EEOC Lawsuits Focus on Employer's Reasonable Accommodation Obligation
In the past few weeks, the U.S. Equal Employment Opportunity Commission (EEOC) has filed suits alleging violations of the Americans with Disabilities Act (ADA) against several large employers, including Kohl's Department Stores, Ford Motor Co., and air transporter SITA Information Networking Computing USA. The suits all focus on when and how employers must provide reasonable accommodation.
One important aim of the Americans with Disabilities Act Amendments Act (ADAAA) of 2008, effective Jan. 1, 2009, was to take away the courts' previous focus on the definition of disability and place that focus on whether employers are meeting their legal obligations to refrain from disability discrimination and to provide reasonable accommodations.
"Under the new law, the focus is on how the person was treated rather than on what an employer believes about the nature of the person's impairment," the EEOC said in a statement issued March 24, 2011.
These new filings illustrate that the agency is aggressively pursuing this refocused approach to disability bias. Employers need to take note, and, if they have not already done so, follow the EEOC's lead and concentrate not on whether an employee is disabled within the meaning of the ADA but on what they can reasonably do to accommodate that employee.
The case against Ford, the second largest automaker in the United States, was filed in federal court in Michigan on Aug. 26, 2011. The EEOC is claiming that the company failed to provide a reasonable accommodation to an administrative employee with a gastro-intestinal condition who was working at its Dearborn facility by refusing to let her telecommute (work from home). Instead, the suit charges, Ford began to criticize her performance, placed her on a performance enhancement plan and discharged her only months after she complained about being denied an accommodation.
The suit against Kohl's, filed in federal court in Maine on Aug. 23, alleges that the nationwide, Wisconsin-based retailer violated the ADA when it refused to accommodate a diabetic employee's request for a regular schedule and forced her to quit her job at a Westbrook, Maine, Kohl's store. The agency claims that the worker began to suffer significant complications from her diabetes after Kohl's switched her from her long-held set schedule to an irregular schedule and that her oral requests for a return to a set schedule were repeatedly ignored. Even after the employee brought in a note from her doctor that explained the need for her to work a predictable day shift to help prevent serious complications from her diabetes, Kohl's again refused to change her schedule, the complaint alleges.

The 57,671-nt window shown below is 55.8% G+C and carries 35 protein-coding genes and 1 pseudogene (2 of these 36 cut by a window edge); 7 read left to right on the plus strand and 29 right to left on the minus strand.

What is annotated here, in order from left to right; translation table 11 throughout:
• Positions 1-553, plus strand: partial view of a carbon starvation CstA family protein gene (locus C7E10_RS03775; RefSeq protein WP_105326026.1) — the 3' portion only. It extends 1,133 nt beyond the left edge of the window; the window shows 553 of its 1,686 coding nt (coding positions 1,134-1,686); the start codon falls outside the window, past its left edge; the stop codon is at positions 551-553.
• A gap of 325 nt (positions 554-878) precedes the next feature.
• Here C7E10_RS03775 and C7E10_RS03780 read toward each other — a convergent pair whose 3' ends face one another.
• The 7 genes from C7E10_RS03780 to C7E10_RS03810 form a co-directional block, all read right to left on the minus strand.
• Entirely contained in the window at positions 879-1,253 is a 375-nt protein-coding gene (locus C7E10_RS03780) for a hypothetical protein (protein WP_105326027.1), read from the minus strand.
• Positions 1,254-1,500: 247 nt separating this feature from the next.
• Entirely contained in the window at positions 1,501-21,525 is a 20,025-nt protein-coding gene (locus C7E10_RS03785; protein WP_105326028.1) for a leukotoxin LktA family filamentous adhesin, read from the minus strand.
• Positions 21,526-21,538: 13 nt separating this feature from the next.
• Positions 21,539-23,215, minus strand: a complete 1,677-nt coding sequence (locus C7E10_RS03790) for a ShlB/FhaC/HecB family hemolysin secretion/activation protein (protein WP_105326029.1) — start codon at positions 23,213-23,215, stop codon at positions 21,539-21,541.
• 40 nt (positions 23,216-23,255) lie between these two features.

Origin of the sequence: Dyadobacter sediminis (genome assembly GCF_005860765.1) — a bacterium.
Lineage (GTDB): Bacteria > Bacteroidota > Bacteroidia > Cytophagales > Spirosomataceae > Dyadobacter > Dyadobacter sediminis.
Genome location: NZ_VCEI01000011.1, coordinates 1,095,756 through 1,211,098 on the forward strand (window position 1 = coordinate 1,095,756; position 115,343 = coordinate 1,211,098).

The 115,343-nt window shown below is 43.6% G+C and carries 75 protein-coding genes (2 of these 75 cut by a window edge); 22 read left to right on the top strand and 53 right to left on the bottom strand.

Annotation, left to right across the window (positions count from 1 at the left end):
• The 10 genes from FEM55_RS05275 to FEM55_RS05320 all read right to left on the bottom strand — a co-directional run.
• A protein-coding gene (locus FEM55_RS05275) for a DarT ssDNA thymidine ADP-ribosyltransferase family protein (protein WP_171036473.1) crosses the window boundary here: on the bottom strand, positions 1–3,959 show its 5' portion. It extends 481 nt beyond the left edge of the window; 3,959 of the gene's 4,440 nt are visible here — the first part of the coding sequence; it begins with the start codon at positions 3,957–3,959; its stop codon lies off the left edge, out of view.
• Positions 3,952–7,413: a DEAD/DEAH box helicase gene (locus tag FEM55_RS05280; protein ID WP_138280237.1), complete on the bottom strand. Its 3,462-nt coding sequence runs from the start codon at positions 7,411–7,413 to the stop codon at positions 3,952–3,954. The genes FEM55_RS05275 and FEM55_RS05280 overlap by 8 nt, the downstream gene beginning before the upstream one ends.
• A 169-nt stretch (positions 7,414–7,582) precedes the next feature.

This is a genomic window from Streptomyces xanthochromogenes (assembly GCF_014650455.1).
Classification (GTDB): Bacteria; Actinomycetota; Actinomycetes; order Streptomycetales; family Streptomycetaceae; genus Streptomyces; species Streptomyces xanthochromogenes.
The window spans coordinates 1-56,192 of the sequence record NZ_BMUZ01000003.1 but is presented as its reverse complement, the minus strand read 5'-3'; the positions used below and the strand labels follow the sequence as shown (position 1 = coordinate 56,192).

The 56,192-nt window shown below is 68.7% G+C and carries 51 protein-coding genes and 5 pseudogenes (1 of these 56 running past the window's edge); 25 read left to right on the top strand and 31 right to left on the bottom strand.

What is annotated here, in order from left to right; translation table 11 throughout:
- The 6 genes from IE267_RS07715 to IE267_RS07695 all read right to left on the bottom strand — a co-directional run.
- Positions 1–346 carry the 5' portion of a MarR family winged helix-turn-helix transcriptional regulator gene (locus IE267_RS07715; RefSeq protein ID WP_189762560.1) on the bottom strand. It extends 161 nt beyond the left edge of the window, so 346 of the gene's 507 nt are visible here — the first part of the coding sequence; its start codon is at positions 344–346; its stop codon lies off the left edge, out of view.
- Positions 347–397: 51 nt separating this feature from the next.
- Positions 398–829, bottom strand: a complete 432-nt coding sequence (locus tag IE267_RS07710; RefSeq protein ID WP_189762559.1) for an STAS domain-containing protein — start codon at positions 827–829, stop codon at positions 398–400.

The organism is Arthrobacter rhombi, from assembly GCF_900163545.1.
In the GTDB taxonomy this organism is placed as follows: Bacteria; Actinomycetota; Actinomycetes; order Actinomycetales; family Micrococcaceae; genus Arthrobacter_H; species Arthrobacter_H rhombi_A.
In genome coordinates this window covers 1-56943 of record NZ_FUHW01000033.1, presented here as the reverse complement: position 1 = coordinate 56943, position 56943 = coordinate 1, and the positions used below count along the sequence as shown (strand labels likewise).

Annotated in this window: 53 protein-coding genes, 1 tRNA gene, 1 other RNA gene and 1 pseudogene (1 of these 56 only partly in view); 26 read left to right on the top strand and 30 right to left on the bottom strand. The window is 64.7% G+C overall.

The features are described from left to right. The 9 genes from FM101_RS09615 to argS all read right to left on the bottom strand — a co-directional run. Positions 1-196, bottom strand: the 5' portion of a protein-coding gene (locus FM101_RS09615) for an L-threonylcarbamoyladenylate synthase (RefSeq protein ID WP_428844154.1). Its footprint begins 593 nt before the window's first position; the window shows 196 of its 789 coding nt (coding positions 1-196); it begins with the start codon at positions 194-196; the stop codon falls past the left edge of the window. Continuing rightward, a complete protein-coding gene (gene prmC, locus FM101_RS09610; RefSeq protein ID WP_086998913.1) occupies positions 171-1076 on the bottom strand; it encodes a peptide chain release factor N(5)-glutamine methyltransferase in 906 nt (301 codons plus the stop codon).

Kohl's refused to accommodate the employee, the agency states, even though it had numerous employees on set schedules and had accommodated employees' scheduling requests for such reasons as day care, transportation and other personal needs.
The complaint against SITA, an Atlanta-based air transport communications company, filed on Aug. 30, stems from a job applicant who received an offer of employment to serve as the personal assistant to a company vice president, only to learn that she would need cancer surgery. According to the EEOC, the applicant asked that her start date be moved back, and that she be allowed to work part-time for the first two weeks. The company said no and rescinded the job offer.
An EEOC attorney emphasized, "Employers are obligated to engage in an interactive process with employees and to provide reasonable accommodations for their disabilities, unless to do so would result in an undue hardship on the business operation. Refusing to even consider an employee's request for a reasonable accommodation is tantamount to a clear violation of the ADA."
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